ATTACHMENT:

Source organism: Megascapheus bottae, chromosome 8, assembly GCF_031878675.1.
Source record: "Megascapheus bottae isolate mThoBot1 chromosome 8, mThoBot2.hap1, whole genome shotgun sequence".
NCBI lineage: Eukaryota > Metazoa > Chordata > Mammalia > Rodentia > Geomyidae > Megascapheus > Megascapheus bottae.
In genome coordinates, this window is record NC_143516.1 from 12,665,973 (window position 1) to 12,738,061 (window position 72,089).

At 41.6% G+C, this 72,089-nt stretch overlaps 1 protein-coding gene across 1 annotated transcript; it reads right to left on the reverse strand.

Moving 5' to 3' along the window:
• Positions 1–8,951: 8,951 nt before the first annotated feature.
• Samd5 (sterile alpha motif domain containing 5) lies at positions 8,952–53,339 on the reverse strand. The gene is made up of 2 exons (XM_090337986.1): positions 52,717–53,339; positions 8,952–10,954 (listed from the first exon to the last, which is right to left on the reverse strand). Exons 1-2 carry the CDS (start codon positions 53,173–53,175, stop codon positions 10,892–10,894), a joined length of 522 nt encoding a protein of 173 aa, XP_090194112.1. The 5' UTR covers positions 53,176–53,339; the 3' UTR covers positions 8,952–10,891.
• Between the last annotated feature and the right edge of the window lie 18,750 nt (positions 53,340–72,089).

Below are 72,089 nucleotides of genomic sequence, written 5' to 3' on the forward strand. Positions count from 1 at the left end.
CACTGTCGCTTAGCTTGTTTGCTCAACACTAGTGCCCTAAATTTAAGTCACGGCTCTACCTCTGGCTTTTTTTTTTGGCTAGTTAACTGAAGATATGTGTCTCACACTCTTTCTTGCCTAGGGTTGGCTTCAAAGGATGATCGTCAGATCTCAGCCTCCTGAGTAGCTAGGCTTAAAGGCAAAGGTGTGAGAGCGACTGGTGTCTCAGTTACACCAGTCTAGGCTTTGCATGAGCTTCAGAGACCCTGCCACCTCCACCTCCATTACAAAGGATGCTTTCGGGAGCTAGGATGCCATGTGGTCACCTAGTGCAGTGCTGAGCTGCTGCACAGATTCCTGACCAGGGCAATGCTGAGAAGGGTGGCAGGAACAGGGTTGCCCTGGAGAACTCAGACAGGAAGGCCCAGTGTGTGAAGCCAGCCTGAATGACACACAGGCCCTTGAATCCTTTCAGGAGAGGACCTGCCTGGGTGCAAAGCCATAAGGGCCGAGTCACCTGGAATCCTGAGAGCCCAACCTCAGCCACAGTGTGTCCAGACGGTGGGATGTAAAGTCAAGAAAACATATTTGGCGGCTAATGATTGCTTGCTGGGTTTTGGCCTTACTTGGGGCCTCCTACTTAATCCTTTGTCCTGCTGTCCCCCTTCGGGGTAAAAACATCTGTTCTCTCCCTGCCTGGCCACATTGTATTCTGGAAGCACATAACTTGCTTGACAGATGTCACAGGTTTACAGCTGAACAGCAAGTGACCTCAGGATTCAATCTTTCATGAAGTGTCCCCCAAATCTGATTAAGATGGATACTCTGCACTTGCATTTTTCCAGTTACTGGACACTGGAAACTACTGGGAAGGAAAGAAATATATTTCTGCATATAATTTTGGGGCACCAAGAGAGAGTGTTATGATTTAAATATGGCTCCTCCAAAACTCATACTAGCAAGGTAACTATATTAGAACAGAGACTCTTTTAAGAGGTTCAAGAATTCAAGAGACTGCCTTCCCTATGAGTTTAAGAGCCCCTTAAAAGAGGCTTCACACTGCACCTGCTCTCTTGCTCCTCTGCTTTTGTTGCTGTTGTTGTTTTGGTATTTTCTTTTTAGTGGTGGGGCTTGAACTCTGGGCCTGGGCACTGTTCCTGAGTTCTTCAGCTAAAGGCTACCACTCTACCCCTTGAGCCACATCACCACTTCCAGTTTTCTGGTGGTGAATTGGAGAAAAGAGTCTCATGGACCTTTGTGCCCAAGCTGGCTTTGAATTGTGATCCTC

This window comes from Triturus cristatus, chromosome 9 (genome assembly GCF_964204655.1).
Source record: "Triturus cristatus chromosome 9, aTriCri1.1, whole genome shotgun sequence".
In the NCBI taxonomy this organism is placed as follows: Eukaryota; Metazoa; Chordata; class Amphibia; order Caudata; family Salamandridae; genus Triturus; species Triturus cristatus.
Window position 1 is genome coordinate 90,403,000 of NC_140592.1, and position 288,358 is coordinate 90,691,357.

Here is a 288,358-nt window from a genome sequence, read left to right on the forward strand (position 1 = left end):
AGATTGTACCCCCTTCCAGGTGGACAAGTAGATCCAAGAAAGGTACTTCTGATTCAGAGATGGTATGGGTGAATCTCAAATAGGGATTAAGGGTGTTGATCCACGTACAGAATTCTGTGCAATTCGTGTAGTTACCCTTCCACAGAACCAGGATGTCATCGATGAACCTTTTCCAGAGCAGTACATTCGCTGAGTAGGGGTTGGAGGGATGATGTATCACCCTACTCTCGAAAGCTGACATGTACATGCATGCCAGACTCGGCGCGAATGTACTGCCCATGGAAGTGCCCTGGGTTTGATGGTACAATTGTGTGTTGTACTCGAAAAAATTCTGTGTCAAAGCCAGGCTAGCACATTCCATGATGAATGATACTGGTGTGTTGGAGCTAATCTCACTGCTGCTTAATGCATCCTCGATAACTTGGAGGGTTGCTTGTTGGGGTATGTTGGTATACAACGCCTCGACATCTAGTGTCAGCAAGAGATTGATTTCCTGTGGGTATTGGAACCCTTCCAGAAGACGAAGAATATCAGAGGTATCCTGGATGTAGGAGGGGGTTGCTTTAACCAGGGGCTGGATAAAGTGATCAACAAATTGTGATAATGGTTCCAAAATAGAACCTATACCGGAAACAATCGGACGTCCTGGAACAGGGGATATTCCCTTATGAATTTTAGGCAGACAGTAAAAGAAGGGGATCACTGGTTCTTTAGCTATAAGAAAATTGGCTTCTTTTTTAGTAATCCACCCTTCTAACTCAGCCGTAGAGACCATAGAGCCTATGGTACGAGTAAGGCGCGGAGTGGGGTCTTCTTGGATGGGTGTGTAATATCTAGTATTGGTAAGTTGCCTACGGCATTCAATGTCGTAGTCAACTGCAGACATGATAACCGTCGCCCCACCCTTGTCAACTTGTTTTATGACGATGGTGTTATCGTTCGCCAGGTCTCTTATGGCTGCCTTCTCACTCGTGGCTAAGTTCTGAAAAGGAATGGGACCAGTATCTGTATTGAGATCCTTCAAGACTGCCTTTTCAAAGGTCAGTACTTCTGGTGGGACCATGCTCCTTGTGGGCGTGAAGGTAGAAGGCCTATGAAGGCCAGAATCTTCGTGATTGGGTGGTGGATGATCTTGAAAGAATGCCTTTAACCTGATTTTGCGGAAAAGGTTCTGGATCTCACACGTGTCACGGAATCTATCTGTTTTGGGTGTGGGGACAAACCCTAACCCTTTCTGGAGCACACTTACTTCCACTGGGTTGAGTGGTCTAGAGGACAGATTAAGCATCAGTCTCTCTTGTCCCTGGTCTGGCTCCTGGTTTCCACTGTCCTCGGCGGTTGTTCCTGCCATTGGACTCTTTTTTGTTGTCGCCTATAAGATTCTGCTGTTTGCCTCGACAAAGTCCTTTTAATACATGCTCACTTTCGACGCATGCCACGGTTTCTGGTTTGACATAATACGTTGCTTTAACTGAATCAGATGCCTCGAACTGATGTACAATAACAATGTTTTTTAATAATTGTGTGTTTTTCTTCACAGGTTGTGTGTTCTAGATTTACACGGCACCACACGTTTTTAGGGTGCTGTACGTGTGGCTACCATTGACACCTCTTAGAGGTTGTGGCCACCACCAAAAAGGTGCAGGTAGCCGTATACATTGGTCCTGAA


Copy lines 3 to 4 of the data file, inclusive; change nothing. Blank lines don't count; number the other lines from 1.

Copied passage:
NCBI lineage: Eukaryota > Metazoa > Chordata > Mammalia > Rodentia > Geomyidae > Megascapheus > Megascapheus bottae.
In genome coordinates, this window is record NC_143516.1 from 12,665,973 (window position 1) to 12,738,061 (window position 72,089).